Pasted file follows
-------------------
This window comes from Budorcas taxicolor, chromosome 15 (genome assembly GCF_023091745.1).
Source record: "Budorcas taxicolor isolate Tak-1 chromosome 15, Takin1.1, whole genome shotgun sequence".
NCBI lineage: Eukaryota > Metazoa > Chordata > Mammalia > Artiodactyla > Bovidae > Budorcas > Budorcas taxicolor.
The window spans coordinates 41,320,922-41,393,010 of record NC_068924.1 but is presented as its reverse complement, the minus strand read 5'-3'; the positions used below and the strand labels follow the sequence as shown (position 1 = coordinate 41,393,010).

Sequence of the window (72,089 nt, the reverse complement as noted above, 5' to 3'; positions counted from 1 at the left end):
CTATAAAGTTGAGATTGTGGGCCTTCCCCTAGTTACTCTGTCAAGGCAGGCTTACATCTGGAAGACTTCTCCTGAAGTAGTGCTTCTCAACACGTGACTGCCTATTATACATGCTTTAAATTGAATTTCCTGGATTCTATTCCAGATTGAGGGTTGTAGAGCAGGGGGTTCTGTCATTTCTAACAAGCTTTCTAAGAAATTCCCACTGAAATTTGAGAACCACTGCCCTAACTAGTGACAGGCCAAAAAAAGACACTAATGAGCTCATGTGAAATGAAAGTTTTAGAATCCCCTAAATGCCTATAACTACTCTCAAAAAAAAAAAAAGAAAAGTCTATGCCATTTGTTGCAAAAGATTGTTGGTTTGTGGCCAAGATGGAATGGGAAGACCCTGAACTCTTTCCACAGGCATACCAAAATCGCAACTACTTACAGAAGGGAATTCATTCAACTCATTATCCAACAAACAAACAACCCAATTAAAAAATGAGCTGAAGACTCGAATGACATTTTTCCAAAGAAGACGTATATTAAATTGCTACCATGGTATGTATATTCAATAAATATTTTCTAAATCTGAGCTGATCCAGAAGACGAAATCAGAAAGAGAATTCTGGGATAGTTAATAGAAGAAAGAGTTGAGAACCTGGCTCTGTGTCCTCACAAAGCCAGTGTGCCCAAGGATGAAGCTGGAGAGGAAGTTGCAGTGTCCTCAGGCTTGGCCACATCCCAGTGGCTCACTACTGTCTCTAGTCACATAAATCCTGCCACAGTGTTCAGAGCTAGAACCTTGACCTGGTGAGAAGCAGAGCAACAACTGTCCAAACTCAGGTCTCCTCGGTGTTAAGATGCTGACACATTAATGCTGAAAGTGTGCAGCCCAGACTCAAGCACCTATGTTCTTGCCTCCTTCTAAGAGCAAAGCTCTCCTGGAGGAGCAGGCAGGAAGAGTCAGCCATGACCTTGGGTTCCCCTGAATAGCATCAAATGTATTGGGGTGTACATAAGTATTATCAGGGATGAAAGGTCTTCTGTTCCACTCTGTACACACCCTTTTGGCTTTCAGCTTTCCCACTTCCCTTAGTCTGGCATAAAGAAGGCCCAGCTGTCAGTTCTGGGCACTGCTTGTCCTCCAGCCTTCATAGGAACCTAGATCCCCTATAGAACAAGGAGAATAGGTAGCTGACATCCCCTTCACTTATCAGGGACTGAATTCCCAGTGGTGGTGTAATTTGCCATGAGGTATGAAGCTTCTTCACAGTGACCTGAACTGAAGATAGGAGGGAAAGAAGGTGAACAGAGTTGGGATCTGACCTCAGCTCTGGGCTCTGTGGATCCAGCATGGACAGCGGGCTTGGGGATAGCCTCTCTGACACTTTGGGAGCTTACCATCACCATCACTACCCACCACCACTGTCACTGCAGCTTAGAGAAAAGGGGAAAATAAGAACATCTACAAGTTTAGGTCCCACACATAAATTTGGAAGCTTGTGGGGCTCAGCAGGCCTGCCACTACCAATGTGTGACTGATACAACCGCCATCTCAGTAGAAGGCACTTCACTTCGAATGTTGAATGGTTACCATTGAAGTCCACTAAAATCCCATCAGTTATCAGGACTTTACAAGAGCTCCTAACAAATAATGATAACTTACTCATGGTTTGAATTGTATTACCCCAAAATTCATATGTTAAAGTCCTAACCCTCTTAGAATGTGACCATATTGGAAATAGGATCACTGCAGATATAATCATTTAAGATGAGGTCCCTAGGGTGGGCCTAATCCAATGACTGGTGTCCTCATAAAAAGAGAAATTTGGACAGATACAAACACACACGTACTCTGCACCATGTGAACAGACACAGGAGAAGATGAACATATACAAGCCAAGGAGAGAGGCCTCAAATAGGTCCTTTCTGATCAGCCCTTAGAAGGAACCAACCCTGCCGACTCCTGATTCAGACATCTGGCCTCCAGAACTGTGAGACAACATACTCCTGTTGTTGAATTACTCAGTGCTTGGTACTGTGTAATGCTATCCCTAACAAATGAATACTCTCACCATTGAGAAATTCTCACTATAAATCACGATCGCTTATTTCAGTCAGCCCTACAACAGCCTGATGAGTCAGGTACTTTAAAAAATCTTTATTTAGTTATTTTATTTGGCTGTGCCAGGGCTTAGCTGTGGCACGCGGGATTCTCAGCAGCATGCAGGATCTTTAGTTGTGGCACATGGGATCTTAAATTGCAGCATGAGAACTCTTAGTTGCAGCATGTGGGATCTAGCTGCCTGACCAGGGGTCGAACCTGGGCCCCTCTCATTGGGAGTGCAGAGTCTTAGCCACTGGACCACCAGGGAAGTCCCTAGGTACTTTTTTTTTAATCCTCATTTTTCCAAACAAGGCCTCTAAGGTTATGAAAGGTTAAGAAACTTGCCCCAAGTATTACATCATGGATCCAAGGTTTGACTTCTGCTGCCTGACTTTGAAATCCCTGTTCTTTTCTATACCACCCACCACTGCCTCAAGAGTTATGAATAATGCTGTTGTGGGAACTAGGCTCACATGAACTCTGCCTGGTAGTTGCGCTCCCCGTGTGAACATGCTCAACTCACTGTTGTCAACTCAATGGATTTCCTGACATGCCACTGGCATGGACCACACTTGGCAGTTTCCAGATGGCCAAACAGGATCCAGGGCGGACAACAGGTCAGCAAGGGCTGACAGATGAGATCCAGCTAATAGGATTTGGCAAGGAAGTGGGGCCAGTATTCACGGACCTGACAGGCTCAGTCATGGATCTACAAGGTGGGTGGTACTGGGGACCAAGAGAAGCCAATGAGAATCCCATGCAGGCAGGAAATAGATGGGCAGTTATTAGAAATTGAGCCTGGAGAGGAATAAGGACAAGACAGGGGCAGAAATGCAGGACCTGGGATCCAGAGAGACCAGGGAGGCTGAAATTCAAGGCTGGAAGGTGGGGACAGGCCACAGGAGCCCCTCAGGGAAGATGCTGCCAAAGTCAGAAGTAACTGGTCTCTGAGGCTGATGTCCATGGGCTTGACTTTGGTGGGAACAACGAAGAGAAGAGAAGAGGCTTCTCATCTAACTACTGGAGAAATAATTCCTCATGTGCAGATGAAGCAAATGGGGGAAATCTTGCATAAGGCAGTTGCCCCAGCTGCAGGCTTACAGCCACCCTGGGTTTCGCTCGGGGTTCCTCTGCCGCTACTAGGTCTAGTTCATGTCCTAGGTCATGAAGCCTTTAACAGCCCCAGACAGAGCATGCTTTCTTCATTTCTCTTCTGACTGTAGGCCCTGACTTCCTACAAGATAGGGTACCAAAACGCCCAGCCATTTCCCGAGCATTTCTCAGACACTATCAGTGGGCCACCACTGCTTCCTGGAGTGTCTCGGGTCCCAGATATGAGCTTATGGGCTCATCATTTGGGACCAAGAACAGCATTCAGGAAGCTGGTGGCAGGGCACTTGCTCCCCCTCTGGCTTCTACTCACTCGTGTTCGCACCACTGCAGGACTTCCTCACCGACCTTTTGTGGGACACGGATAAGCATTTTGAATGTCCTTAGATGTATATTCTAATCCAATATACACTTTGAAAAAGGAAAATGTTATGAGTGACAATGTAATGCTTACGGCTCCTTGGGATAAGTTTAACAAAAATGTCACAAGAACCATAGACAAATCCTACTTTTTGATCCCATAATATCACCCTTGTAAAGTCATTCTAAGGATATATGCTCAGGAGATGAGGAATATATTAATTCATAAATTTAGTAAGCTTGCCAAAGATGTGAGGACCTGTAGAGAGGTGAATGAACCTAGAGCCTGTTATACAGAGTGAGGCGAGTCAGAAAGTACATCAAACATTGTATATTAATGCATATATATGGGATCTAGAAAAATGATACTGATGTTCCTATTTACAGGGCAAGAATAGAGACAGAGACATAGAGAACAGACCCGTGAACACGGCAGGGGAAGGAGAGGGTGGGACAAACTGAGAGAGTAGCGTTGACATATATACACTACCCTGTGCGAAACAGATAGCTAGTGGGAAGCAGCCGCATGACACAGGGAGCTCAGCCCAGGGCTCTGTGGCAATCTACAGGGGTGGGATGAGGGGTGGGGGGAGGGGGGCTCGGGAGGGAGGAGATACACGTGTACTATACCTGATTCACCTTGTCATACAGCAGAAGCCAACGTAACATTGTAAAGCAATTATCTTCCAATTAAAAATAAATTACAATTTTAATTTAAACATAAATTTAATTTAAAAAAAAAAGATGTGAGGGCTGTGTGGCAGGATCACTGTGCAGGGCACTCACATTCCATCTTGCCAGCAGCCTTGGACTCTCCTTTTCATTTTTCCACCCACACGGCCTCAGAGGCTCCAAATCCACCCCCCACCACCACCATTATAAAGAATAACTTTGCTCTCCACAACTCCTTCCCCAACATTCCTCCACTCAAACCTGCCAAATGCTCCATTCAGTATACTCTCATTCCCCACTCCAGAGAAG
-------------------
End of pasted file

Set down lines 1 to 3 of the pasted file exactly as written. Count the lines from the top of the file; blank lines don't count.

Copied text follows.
This window comes from Budorcas taxicolor, chromosome 15 (genome assembly GCF_023091745.1).
Source record: "Budorcas taxicolor isolate Tak-1 chromosome 15, Takin1.1, whole genome shotgun sequence".
NCBI lineage: Eukaryota > Metazoa > Chordata > Mammalia > Artiodactyla > Bovidae > Budorcas > Budorcas taxicolor.